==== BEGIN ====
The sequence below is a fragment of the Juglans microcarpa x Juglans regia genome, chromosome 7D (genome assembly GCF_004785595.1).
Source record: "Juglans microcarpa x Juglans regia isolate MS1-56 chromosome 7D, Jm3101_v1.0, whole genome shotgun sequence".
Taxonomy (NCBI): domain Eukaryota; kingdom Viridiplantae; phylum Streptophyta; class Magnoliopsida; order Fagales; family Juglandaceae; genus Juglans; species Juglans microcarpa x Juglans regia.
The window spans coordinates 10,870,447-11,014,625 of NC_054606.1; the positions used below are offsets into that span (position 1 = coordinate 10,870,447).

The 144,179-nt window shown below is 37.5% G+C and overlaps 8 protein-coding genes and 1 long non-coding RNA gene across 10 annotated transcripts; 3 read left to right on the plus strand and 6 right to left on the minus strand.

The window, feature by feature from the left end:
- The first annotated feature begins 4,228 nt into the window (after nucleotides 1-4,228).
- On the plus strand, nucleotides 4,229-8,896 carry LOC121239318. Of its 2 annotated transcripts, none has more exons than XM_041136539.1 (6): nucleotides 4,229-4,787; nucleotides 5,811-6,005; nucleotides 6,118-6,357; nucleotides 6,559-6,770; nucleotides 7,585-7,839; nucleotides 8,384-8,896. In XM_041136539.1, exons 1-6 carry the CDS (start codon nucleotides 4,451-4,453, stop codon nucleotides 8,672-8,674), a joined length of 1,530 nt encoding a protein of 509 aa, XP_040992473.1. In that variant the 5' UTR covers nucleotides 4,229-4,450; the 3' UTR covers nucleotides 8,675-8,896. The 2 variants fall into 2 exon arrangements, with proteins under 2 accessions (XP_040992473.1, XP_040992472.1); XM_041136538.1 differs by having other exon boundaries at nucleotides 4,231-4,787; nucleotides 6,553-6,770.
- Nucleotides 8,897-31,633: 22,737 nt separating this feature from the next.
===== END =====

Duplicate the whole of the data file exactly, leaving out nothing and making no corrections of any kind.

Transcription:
The sequence below is a fragment of the Juglans microcarpa x Juglans regia genome, chromosome 7D (genome assembly GCF_004785595.1).
Source record: "Juglans microcarpa x Juglans regia isolate MS1-56 chromosome 7D, Jm3101_v1.0, whole genome shotgun sequence".
Taxonomy (NCBI): domain Eukaryota; kingdom Viridiplantae; phylum Streptophyta; class Magnoliopsida; order Fagales; family Juglandaceae; genus Juglans; species Juglans microcarpa x Juglans regia.
The window spans coordinates 10,870,447-11,014,625 of NC_054606.1; the positions used below are offsets into that span (position 1 = coordinate 10,870,447).

The 144,179-nt window shown below is 37.5% G+C and overlaps 8 protein-coding genes and 1 long non-coding RNA gene across 10 annotated transcripts; 3 read left to right on the plus strand and 6 right to left on the minus strand.

The window, feature by feature from the left end:
- The first annotated feature begins 4,228 nt into the window (after nucleotides 1-4,228).
- On the plus strand, nucleotides 4,229-8,896 carry LOC121239318. Of its 2 annotated transcripts, none has more exons than XM_041136539.1 (6): nucleotides 4,229-4,787; nucleotides 5,811-6,005; nucleotides 6,118-6,357; nucleotides 6,559-6,770; nucleotides 7,585-7,839; nucleotides 8,384-8,896. In XM_041136539.1, exons 1-6 carry the CDS (start codon nucleotides 4,451-4,453, stop codon nucleotides 8,672-8,674), a joined length of 1,530 nt encoding a protein of 509 aa, XP_040992473.1. In that variant the 5' UTR covers nucleotides 4,229-4,450; the 3' UTR covers nucleotides 8,675-8,896. The 2 variants fall into 2 exon arrangements, with proteins under 2 accessions (XP_040992473.1, XP_040992472.1); XM_041136538.1 differs by having other exon boundaries at nucleotides 4,231-4,787; nucleotides 6,553-6,770.
- Nucleotides 8,897-31,633: 22,737 nt separating this feature from the next.